I receive so many questions from people asking if, from a skin perspective, collagen powders, capsules and drinks are really worth the hype. It’s no wonder the US collagen supplement market will hit $2 billion by 2030. Collagen supplements are one of the most popular products in skincare, and also one that people are most dubious about. Do they really have any effect on the skin? Can they actually reverse the signs of ageing? Or are they nothing more than a waste of time and money?
What is collagen?
Collagen is, in simple terms, the protein that makes up around three-quarters of the dry weight of human skin, helping it to remain firm, supple, and plump. Think of it as the glue that holds everything together. Found in all body tissues, it forms the structure of cartilage, tendons, ligaments, bones and connective tissue. Levels of collagen decrease with age, accelerating sagging and wrinkling in the skin, and this loss is one of the biggest causes of skin ageing. If you think of your skin as being a mattress, collagen is the frame around the mattress, giving it the necessary support, shape, and structure. Often referred to as the skin’s scaffolding, collagen helps to form a network of cells called fibroblasts that encourage new skin cells to grow.
Do they really work?
There have been many credible studies, and some results have been very encouraging, suggesting that the right oral collagen products can reduce lines, skin slackening, discolouration, and even cellulite in some people. Collagen in its native form cannot be utilised by the body. So always choose ‘hydrolysed’ collagen, where the naturally quite large collagen molecules are broken down into peptides. This makes it easier for your body to absorb and so plays a key role in how effective your supplement is.
In the right formulation, collagen supplements absolutely do work. You need a product with a decent daily dose of collagen in it, ideally 10,000mg of hydrolysed collagen peptides that are fragmented to be between 2 and 4 kilodaltons in size. Essentially, your body is tricked into thinking that these fragments indicate there has been some trauma to the skin and repair is urgently needed, which then stimulates fibroblasts to produce more collagen, elastin and hyaluronic acid – the three compounds that give our skin its youthful qualities.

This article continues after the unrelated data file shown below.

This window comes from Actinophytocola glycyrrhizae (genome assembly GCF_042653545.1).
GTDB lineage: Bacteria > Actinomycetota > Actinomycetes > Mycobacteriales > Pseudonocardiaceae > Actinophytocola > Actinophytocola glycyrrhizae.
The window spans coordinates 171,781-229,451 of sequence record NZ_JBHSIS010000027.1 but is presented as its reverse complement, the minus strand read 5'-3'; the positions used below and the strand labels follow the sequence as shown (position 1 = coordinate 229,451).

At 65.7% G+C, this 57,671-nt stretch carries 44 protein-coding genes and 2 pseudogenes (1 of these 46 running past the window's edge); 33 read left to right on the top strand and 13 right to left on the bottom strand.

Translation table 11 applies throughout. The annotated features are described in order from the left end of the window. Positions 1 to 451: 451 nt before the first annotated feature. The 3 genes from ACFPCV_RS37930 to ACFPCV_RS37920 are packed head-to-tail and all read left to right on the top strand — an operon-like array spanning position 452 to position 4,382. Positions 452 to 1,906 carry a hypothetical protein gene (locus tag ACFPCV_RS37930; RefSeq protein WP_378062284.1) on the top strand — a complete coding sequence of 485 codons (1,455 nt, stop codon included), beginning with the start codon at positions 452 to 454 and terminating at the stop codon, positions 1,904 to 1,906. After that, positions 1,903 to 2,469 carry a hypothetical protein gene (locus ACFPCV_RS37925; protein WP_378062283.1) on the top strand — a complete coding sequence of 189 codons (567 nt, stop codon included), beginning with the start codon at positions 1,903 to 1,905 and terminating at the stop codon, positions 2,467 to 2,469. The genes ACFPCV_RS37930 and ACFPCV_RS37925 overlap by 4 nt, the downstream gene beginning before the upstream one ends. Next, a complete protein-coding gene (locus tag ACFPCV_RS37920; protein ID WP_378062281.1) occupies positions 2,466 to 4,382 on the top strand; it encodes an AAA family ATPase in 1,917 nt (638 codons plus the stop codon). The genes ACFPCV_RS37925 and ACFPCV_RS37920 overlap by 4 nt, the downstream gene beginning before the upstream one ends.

You need to keep taking it for months to see a result, and you need to be consistent with it too. Some people claim to see an improvement in their skin after just a couple of weeks. You might have better skin hydration after a fortnight if your collagen product has a genuinely significant dose of hyaluronic acid in it, too but that new collagen that is building deep in your skin will take up to three months to show its effects on the surface. Over time, collagen supplements will also benefit your hair, nails and joints.
Lots of people feel collagen supplements won’t help you any more than eating enough protein, because the protein in our diet is broken down into amino acids by the stomach acids, and so what’s the point? The key point is that protein is broken down into long-chain peptides. What you get with a supplement made with hydrolysed collagen is short-chain peptides which are readily absorbed in the gut and taken up into the body.
So, what’s the best collagen supplement?
It’s important to note that if your body is nutritionally depleted, even if you’re taking a high-quality collagen supplement daily, your body still won’t be able to produce new collagen. We need stable amounts of various vitamins and minerals to enable collagen production, vitamin C being a particularly important nutrient. So, if you are serious about optimising your collagen production, look for a product that combines both.
My favourite collagen supplement is the Skin Fusion by Zenii, which combines everything you need. It’s brimming with marine collagen, vitamins A, B, C, D, zinc, and hyaluronic acid, and I take it every morning without fail.